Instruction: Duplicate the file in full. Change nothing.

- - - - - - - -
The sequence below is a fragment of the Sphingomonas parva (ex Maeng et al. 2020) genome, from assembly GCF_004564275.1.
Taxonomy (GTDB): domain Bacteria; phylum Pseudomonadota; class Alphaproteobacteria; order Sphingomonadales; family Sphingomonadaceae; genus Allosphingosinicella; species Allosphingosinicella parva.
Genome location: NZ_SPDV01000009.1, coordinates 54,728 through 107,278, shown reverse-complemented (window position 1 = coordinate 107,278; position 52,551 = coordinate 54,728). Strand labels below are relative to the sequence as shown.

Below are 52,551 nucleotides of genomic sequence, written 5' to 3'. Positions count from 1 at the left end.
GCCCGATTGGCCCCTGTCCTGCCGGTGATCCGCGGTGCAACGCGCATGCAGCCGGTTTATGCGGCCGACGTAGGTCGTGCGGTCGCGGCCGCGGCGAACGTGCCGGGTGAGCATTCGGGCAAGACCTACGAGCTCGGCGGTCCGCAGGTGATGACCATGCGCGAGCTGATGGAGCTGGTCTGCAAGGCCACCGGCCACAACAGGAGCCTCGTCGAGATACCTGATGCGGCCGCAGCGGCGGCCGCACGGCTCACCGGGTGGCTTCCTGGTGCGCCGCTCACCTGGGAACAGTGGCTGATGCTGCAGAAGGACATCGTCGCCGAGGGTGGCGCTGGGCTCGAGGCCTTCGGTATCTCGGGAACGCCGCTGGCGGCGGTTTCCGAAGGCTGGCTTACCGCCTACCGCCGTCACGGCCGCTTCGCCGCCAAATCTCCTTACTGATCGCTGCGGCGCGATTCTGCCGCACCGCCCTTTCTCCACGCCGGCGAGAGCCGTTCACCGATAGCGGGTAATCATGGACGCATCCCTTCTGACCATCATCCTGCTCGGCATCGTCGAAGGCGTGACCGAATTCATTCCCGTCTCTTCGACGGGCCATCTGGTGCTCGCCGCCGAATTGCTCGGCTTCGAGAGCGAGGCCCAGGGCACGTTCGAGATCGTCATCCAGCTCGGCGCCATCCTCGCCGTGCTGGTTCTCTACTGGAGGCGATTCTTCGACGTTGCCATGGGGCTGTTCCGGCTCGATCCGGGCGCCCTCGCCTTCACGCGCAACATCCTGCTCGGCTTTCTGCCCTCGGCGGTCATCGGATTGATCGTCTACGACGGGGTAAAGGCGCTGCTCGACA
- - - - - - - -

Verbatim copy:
The sequence below is a fragment of the Sphingomonas parva (ex Maeng et al. 2020) genome, from assembly GCF_004564275.1.
Taxonomy (GTDB): domain Bacteria; phylum Pseudomonadota; class Alphaproteobacteria; order Sphingomonadales; family Sphingomonadaceae; genus Allosphingosinicella; species Allosphingosinicella parva.
Genome location: NZ_SPDV01000009.1, coordinates 54,728 through 107,278, shown reverse-complemented (window position 1 = coordinate 107,278; position 52,551 = coordinate 54,728). Strand labels below are relative to the sequence as shown.

Below are 52,551 nucleotides of genomic sequence, written 5' to 3'. Positions count from 1 at the left end.
GCCCGATTGGCCCCTGTCCTGCCGGTGATCCGCGGTGCAACGCGCATGCAGCCGGTTTATGCGGCCGACGTAGGTCGTGCGGTCGCGGCCGCGGCGAACGTGCCGGGTGAGCATTCGGGCAAGACCTACGAGCTCGGCGGTCCGCAGGTGATGACCATGCGCGAGCTGATGGAGCTGGTCTGCAAGGCCACCGGCCACAACAGGAGCCTCGTCGAGATACCTGATGCGGCCGCAGCGGCGGCCGCACGGCTCACCGGGTGGCTTCCTGGTGCGCCGCTCACCTGGGAACAGTGGCTGATGCTGCAGAAGGACATCGTCGCCGAGGGTGGCGCTGGGCTCGAGGCCTTCGGTATCTCGGGAACGCCGCTGGCGGCGGTTTCCGAAGGCTGGCTTACCGCCTACCGCCGTCACGGCCGCTTCGCCGCCAAATCTCCTTACTGATCGCTGCGGCGCGATTCTGCCGCACCGCCCTTTCTCCACGCCGGCGAGAGCCGTTCACCGATAGCGGGTAATCATGGACGCATCCCTTCTGACCATCATCCTGCTCGGCATCGTCGAAGGCGTGACCGAATTCATTCCCGTCTCTTCGACGGGCCATCTGGTGCTCGCCGCCGAATTGCTCGGCTTCGAGAGCGAGGCCCAGGGCACGTTCGAGATCGTCATCCAGCTCGGCGCCATCCTCGCCGTGCTGGTTCTCTACTGGAGGCGATTCTTCGACGTTGCCATGGGGCTGTTCCGGCTCGATCCGGGCGCCCTCGCCTTCACGCGCAACATCCTGCTCGGCTTTCTGCCCTCGGCGGTCATCGGATTGATCGTCTACGACGGGGTAAAGGCGCTGCTCGACA